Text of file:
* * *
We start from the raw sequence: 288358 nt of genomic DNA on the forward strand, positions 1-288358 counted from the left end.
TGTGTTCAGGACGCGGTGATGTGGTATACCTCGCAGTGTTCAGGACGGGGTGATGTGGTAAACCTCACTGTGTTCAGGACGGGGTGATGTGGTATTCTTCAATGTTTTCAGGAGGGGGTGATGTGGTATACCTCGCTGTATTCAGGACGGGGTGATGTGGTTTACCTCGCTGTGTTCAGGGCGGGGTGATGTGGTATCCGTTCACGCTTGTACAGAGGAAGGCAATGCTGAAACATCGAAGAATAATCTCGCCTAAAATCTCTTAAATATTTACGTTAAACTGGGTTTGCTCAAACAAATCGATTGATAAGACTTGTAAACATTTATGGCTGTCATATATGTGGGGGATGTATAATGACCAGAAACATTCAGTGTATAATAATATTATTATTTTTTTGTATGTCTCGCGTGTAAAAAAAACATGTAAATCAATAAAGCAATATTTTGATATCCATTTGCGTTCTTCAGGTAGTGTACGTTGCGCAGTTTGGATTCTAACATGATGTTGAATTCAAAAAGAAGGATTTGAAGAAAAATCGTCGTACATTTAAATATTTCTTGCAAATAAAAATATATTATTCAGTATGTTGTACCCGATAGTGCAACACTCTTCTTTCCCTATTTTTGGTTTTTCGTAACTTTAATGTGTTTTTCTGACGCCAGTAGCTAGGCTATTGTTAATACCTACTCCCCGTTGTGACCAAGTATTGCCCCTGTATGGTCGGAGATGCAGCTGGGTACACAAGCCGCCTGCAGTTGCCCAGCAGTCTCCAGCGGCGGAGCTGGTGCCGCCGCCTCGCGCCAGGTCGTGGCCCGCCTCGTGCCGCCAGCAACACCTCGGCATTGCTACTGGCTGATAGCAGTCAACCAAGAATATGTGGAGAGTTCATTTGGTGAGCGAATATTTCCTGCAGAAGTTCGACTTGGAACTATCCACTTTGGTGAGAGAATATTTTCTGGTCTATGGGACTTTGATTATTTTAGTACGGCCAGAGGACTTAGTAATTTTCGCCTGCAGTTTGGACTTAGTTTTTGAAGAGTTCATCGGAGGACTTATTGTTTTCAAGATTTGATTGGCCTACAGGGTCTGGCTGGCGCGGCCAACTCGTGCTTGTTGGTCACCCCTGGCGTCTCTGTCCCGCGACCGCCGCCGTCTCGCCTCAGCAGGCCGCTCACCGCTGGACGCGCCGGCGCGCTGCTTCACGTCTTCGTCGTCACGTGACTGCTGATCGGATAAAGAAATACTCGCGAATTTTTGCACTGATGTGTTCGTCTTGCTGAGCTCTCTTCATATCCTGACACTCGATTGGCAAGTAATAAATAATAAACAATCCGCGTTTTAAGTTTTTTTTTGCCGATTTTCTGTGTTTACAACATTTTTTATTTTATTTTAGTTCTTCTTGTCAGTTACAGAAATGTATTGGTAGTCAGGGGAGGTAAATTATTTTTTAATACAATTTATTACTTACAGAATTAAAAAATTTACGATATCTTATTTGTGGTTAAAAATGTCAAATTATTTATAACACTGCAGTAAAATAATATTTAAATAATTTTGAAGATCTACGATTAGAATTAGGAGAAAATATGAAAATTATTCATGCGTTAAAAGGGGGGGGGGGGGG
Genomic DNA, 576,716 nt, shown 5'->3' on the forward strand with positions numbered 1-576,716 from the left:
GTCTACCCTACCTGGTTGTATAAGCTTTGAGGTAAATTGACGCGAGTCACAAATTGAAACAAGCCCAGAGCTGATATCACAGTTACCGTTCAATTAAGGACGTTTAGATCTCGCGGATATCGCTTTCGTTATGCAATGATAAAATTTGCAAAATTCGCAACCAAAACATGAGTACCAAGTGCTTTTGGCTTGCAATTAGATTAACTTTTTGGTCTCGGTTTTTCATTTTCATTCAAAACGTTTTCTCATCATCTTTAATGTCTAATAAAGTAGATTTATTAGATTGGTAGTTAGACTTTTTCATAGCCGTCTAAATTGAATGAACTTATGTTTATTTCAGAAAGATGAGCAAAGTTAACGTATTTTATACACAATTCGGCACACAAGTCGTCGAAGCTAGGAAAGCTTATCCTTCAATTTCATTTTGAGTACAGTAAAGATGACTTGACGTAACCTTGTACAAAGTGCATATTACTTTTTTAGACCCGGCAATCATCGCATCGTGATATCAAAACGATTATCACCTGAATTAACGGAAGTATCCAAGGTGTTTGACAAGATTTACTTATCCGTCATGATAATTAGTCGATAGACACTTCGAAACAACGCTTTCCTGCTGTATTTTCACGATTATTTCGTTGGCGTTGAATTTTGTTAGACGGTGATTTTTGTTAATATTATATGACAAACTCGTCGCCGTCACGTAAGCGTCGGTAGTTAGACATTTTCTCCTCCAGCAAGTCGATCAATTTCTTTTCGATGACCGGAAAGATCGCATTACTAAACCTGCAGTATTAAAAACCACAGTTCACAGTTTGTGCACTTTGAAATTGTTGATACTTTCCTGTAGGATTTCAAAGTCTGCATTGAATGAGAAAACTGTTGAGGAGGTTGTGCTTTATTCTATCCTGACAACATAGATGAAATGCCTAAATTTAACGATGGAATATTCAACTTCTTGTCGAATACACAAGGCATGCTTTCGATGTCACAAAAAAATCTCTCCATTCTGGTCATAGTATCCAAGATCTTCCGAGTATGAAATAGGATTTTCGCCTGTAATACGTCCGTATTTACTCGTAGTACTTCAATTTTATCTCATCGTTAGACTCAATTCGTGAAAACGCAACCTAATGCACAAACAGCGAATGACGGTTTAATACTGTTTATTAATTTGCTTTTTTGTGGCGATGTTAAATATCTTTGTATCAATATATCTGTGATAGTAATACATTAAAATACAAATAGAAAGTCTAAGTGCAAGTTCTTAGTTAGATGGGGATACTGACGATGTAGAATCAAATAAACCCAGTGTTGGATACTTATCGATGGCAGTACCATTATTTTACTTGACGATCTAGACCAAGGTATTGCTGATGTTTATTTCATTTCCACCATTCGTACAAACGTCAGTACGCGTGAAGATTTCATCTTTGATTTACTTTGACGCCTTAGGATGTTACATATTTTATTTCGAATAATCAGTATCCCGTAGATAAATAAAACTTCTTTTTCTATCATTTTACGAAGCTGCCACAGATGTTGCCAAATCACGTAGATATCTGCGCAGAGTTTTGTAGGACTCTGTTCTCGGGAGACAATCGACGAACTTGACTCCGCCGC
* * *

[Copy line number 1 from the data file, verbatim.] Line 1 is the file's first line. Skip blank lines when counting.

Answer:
We start from the raw sequence: 288358 nt of genomic DNA on the forward strand, positions 1-288358 counted from the left end.